We all know that honey comes from bees, but how do these little creatures manages to make something so tasty?

During the spring and summer months, worker bees over three weeks old fly all around the area near their hive. While they are flying they look for two things; water and nectar. Nectar is a sweet, watery liquid produced by plants in their flowers. The plants do this to attract insects like bees to help them in pollination. When they find a plant with some nice pollen they suck it up through a special tube called a proboscis and carry it in their special stomachs used only for nectar. They will then visit hundreds more flowers, sometimes carrying as much as half their own body weight in nectar!

Chemical reaction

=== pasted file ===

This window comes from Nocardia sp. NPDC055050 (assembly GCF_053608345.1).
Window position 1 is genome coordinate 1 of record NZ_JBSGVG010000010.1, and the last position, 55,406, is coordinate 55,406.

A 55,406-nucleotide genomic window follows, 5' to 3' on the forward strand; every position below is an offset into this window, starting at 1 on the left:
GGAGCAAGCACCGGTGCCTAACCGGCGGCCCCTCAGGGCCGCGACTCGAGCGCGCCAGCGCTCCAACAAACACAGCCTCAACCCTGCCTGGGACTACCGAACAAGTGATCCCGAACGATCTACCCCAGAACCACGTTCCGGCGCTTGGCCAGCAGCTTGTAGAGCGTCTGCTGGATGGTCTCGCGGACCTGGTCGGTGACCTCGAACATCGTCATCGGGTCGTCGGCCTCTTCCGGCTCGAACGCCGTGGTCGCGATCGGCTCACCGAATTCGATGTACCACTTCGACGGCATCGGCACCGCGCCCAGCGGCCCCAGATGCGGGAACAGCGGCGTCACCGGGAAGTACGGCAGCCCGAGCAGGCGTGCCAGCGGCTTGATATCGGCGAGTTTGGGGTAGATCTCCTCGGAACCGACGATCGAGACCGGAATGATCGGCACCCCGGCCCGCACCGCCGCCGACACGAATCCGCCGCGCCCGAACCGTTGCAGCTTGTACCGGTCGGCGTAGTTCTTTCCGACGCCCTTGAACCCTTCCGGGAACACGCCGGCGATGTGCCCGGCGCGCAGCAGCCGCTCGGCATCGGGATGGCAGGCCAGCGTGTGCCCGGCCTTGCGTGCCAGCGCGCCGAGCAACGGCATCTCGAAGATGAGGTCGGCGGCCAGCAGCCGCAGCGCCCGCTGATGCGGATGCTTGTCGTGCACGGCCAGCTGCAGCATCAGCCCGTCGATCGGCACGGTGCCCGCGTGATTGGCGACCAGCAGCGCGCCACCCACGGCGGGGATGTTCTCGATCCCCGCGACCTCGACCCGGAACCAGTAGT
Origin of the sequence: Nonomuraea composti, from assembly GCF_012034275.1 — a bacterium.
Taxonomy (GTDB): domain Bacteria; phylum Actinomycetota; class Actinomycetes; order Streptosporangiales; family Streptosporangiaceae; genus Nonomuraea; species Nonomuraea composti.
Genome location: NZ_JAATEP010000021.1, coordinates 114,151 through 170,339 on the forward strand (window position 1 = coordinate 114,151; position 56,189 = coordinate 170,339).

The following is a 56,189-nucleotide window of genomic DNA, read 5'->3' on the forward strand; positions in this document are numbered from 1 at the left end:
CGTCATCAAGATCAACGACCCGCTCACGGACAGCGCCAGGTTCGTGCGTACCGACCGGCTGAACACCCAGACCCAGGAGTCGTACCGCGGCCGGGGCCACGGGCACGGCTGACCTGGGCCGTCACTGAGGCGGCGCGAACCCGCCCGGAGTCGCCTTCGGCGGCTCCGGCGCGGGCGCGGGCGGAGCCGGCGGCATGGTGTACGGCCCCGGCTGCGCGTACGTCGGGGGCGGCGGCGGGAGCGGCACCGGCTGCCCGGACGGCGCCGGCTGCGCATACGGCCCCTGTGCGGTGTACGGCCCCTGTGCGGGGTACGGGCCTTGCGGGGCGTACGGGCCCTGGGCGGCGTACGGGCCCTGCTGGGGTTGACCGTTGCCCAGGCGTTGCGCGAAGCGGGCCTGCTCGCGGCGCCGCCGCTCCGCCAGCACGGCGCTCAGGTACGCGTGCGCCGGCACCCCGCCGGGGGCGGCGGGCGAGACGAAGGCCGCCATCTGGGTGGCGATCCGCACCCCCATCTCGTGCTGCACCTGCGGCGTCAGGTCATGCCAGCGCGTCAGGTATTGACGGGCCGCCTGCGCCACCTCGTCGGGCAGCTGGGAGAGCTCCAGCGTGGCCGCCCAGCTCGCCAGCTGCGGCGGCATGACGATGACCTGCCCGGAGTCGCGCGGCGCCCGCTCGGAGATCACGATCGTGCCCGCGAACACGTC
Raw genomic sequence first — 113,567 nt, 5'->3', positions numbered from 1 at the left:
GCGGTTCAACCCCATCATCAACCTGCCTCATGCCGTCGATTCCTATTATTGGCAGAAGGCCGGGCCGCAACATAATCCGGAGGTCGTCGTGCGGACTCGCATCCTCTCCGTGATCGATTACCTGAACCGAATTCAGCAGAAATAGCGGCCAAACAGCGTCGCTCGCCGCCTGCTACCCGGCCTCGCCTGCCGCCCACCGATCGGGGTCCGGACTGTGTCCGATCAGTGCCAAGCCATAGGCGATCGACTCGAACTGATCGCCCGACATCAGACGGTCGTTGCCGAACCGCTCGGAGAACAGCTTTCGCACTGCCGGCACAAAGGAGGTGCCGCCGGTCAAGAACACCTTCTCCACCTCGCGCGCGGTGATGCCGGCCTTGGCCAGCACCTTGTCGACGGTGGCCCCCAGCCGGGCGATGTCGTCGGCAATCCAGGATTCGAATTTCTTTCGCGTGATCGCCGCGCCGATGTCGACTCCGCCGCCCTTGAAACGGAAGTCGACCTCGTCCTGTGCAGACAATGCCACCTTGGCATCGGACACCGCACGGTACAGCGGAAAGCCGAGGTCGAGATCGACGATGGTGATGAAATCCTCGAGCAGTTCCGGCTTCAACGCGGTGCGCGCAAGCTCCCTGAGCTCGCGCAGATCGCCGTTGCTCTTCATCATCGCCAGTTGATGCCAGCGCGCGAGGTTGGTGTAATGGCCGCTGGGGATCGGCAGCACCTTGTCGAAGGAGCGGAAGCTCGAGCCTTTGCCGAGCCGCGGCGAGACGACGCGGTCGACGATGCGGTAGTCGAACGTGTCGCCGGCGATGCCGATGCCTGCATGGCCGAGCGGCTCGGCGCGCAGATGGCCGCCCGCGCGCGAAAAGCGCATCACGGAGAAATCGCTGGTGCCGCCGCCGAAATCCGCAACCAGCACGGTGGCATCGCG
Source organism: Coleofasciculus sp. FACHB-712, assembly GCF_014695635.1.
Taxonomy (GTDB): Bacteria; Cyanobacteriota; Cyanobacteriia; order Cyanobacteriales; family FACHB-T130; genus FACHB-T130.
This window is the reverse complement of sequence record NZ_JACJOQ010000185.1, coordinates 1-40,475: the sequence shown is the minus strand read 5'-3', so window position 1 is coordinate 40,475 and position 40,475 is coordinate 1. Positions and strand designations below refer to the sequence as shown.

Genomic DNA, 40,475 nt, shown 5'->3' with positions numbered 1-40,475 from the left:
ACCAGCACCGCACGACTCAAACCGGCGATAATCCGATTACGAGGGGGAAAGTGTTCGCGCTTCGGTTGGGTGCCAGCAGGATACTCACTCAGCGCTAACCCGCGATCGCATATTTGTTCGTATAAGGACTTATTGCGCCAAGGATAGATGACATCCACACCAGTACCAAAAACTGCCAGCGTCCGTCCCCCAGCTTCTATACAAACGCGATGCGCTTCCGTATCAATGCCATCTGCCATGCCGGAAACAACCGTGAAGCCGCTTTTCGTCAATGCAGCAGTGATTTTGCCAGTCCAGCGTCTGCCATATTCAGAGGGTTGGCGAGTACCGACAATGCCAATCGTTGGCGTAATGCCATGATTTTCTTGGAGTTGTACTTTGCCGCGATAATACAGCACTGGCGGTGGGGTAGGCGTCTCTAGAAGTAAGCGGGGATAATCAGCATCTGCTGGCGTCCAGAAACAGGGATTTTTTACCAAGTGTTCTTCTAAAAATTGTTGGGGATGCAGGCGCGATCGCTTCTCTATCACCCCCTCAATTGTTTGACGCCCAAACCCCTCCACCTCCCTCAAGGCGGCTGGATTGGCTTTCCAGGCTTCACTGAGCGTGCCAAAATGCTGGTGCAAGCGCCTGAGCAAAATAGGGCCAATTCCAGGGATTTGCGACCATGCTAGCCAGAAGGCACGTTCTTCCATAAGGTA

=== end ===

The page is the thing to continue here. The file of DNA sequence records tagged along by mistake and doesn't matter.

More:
While the nectar is in the bee’s special stomach it mixes with enzymes that begin turning it into honey. The bee then returns to the hive and passes the nectar on to other worker bees who then pass it on to others in turn; just like a game of honey pass the parcel! The honey is then stored in small compartments made out of beeswax. But, at this point the nectar mixture is still too wet and runny so more worker bees fan it with their wings so that it becomes the right consistency. When they have made the honey just the right consistency they seal the compartment with more beeswax so that it will keep for winter, or for the beekeeper to collect!

Taste is in the pudding

The bees that have found a really good place to get nectar let other bees know where it is by doing a little dance. This way the other bees can fly straight to this place and make more honey. In order to make just 500g of honey it takes a team of 10,000 bees who have to visit two million flowers! All honey tastes slightly different because of the amounts of different flowers used to make it, some honey is dark and tastes almost like treacle while some is a light colour and is very sweet.